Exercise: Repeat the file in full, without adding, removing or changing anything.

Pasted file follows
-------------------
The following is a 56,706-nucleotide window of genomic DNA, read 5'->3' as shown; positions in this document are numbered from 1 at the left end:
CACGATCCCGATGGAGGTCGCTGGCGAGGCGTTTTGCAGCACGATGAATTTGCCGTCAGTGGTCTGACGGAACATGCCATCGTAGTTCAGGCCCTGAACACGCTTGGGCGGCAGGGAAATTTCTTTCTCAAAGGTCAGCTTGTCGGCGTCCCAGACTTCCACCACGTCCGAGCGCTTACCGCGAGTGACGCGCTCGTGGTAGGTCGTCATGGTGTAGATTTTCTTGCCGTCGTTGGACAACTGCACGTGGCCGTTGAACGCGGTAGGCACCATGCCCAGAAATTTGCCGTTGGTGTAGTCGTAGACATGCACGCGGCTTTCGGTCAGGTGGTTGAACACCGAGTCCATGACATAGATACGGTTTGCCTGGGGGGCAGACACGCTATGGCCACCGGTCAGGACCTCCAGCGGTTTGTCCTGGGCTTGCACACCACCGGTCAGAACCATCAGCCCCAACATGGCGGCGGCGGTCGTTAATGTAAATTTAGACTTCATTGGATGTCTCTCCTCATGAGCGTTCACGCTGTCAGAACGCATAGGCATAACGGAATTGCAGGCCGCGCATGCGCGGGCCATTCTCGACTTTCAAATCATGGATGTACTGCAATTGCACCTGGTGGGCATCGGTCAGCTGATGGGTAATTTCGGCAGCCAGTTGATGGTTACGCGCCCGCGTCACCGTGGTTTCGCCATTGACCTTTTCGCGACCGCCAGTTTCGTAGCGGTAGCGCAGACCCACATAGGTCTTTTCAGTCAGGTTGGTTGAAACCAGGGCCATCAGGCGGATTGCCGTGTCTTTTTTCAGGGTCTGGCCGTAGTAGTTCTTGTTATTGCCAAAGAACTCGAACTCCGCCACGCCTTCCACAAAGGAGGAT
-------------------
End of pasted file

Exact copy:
The following is a 56,706-nucleotide window of genomic DNA, read 5'->3' as shown; positions in this document are numbered from 1 at the left end:
CACGATCCCGATGGAGGTCGCTGGCGAGGCGTTTTGCAGCACGATGAATTTGCCGTCAGTGGTCTGACGGAACATGCCATCGTAGTTCAGGCCCTGAACACGCTTGGGCGGCAGGGAAATTTCTTTCTCAAAGGTCAGCTTGTCGGCGTCCCAGACTTCCACCACGTCCGAGCGCTTACCGCGAGTGACGCGCTCGTGGTAGGTCGTCATGGTGTAGATTTTCTTGCCGTCGTTGGACAACTGCACGTGGCCGTTGAACGCGGTAGGCACCATGCCCAGAAATTTGCCGTTGGTGTAGTCGTAGACATGCACGCGGCTTTCGGTCAGGTGGTTGAACACCGAGTCCATGACATAGATACGGTTTGCCTGGGGGGCAGACACGCTATGGCCACCGGTCAGGACCTCCAGCGGTTTGTCCTGGGCTTGCACACCACCGGTCAGAACCATCAGCCCCAACATGGCGGCGGCGGTCGTTAATGTAAATTTAGACTTCATTGGATGTCTCTCCTCATGAGCGTTCACGCTGTCAGAACGCATAGGCATAACGGAATTGCAGGCCGCGCATGCGCGGGCCATTCTCGACTTTCAAATCATGGATGTACTGCAATTGCACCTGGTGGGCATCGGTCAGCTGATGGGTAATTTCGGCAGCCAGTTGATGGTTACGCGCCCGCGTCACCGTGGTTTCGCCATTGACCTTTTCGCGACCGCCAGTTTCGTAGCGGTAGCGCAGACCCACATAGGTCTTTTCAGTCAGGTTGGTTGAAACCAGGGCCATCAGGCGGATTGCCGTGTCTTTTTTCAGGGTCTGGCCGTAGTAGTTCTTGTTATTGCCAAAGAACTCGAACTCCGCCACGCCTTCCACAAAGGAGGAT